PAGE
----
If there was ever to be a ‘Tournament Arc’ in this series, then this is where it begins. Setsu and the gang head down to the Matsugorou Cup, where schools from across the country have gathered to do battle with shamisens. With a whole new look resembling something of a Power Rangers crew, this episode was perhaps the most colorful of the series so far, but not just for its visuals.
Piecing Things Together
The tournament had drawn in characters from many different backgrounds and really did well to keep making those previously introduced characters staying relevant and navigating the course of the plot. As usual, this was done through yet another appearance of Wakana Sawamura, the wise older brother, as well as Umeko Sawamura, the main driver of events in the series. The dots are finally being connected, and we see this through the IRL meeting of Yui and Mai, as well as the brief interaction between Setsu and Sōichi, which establishes the vast contrast between their characters and capitalises on the unifying force of shamisen appreciation.
Kaito is the Key to Setsu’s Power
Of course, what is this series without a classic argument involving Kaito, who like many of the viewers I’m sure, simply cannot stand Setsu’s behaviour at times and lack of ability to read social cues. I feel Kaito is actually a far more important character than meets the eye. While he may give off the typical hot-headed and passionate anime character vibe, in many ways he is the key to Setsu’s motivation.
We saw this in last week’s episode where we learned of Kaito’s tragic injury that compromised his future in professional soccer, which led to an empathic reaction from Setsu. The result saw our main character being driven into action, and this episode was no different in that aspect. It was almost bone-chilling to see Setsu show his passionate side, headbutting Kaito and shouting “I want to win!”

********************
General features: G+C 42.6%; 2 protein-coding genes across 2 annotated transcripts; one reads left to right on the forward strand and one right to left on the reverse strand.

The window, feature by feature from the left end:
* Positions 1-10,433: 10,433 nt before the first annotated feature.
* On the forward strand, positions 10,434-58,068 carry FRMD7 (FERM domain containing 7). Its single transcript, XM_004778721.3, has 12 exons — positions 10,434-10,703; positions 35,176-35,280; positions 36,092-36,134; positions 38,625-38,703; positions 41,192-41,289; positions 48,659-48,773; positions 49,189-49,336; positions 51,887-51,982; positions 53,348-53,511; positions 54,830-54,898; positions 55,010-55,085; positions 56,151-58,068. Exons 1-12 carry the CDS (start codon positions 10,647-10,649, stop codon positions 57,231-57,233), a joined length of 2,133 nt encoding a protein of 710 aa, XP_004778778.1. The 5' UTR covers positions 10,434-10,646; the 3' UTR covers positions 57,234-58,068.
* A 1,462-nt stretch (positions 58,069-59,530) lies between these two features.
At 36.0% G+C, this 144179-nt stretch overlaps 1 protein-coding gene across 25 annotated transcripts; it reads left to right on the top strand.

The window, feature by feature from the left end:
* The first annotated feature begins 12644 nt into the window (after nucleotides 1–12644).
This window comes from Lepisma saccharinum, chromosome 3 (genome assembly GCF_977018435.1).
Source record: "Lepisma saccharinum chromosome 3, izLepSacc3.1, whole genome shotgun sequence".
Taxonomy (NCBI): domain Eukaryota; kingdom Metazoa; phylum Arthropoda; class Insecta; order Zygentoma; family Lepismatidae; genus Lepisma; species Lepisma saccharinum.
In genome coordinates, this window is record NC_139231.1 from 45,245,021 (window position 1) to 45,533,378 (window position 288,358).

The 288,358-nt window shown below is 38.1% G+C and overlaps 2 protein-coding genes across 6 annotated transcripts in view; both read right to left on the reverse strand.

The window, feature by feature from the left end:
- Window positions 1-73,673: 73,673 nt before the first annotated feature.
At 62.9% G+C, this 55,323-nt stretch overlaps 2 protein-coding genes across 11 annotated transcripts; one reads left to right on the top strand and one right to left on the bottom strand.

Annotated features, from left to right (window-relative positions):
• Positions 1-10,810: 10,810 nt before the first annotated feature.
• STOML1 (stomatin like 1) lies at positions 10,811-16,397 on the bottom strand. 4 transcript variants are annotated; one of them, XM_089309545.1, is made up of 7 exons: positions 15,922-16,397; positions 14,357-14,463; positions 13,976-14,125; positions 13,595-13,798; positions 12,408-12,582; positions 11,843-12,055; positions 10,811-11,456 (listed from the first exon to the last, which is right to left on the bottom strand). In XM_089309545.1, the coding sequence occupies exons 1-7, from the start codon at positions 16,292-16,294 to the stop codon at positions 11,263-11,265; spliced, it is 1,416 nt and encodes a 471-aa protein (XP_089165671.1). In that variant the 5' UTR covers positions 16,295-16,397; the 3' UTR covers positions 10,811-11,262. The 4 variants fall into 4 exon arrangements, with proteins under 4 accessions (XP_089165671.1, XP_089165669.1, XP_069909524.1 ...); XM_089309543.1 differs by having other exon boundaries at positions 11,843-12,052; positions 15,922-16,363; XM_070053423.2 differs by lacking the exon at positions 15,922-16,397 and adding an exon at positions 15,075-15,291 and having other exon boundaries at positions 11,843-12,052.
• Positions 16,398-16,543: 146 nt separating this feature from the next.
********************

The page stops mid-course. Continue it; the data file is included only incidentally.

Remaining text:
The Controversial Ending Scene
The closing scenes of the episode saw Setsu make an announcement to his team, which in retrospect could be interpreted differently depending on the viewer. “Listen up,” he says, “If you want me to give my best performance, you’re gonna have to carry me toward it.” This was met with a puzzled reaction from the team, and even a look of sadness and concern by Yui in particular just as the ending credits begin to roll. The team concludes that “he’s still full of himself” and begin to follow him in a sort of uncomfortable but accepting manner.
My personal interpretation of this scene is that the team are filled with mixed feelings. On the one hand, they feel a little insecure that their team leader is depending on them to “carry him” to his best performance. On the other hand, they are relieved that Setsu is becoming a team player of sorts, and really wants to win the group division rather than purely focusing on his own individual division. This, coupled with the words of clarification from Wakana about Setsu’s pre-performance “quirks” seems to have given the group more insight into how Setsu thinks (and feels about winning), and in some ways, the group will be feeling alot of additional pressure to perform well to not let him and each other down.
The final panel with Yui’s disheartened face tells me she is deeply empathetic with Setsu’s feelings, and this may have stemmed from a previous conversation with Mai Tanuma, who knows alot about Setsu’s childhood. My feeling is that Yui has learned something about Setsu that is unknown to the other memebers of the team, and possibly even unknown to us as the viewers too. The fact that the strong-willed character Yui was giving off this expression must mean there is something deeper going on that is bothering her, and it’s definitely not to do with the pressure of the tournament.
What did you think of the final scenes of this episode?
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